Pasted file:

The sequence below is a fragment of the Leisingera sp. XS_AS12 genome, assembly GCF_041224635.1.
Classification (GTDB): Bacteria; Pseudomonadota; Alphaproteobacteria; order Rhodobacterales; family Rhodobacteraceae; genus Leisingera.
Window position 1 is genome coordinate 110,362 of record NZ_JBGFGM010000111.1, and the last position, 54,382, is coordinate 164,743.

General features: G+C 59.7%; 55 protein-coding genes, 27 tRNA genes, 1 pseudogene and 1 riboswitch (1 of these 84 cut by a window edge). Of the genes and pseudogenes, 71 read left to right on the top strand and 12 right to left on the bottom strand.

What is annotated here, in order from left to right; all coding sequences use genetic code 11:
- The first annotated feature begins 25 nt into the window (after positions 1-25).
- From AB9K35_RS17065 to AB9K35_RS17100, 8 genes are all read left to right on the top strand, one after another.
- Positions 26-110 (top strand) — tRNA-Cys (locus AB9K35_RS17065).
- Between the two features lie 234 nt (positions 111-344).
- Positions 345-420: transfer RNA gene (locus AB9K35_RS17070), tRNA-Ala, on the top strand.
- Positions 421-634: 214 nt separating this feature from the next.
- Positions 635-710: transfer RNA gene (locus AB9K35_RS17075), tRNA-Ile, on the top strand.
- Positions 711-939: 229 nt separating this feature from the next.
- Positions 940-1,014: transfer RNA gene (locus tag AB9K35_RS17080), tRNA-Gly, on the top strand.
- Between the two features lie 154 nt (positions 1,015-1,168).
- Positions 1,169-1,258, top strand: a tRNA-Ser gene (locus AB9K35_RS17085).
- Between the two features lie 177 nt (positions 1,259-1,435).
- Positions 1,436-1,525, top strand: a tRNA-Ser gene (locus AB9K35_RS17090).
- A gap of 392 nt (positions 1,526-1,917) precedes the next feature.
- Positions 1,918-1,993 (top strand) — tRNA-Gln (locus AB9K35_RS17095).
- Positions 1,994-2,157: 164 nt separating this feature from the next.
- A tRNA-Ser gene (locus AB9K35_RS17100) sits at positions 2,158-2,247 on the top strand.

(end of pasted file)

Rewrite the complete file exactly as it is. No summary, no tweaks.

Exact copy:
The sequence below is a fragment of the Leisingera sp. XS_AS12 genome, assembly GCF_041224635.1.
Classification (GTDB): Bacteria; Pseudomonadota; Alphaproteobacteria; order Rhodobacterales; family Rhodobacteraceae; genus Leisingera.
Window position 1 is genome coordinate 110,362 of record NZ_JBGFGM010000111.1, and the last position, 54,382, is coordinate 164,743.

General features: G+C 59.7%; 55 protein-coding genes, 27 tRNA genes, 1 pseudogene and 1 riboswitch (1 of these 84 cut by a window edge). Of the genes and pseudogenes, 71 read left to right on the top strand and 12 right to left on the bottom strand.

What is annotated here, in order from left to right; all coding sequences use genetic code 11:
- The first annotated feature begins 25 nt into the window (after positions 1-25).
- From AB9K35_RS17065 to AB9K35_RS17100, 8 genes are all read left to right on the top strand, one after another.
- Positions 26-110 (top strand) — tRNA-Cys (locus AB9K35_RS17065).
- Between the two features lie 234 nt (positions 111-344).
- Positions 345-420: transfer RNA gene (locus AB9K35_RS17070), tRNA-Ala, on the top strand.
- Positions 421-634: 214 nt separating this feature from the next.
- Positions 635-710: transfer RNA gene (locus AB9K35_RS17075), tRNA-Ile, on the top strand.
- Positions 711-939: 229 nt separating this feature from the next.
- Positions 940-1,014: transfer RNA gene (locus tag AB9K35_RS17080), tRNA-Gly, on the top strand.
- Between the two features lie 154 nt (positions 1,015-1,168).
- Positions 1,169-1,258, top strand: a tRNA-Ser gene (locus AB9K35_RS17085).
- Between the two features lie 177 nt (positions 1,259-1,435).
- Positions 1,436-1,525, top strand: a tRNA-Ser gene (locus AB9K35_RS17090).
- A gap of 392 nt (positions 1,526-1,917) precedes the next feature.
- Positions 1,918-1,993 (top strand) — tRNA-Gln (locus AB9K35_RS17095).
- Positions 1,994-2,157: 164 nt separating this feature from the next.
- A tRNA-Ser gene (locus AB9K35_RS17100) sits at positions 2,158-2,247 on the top strand.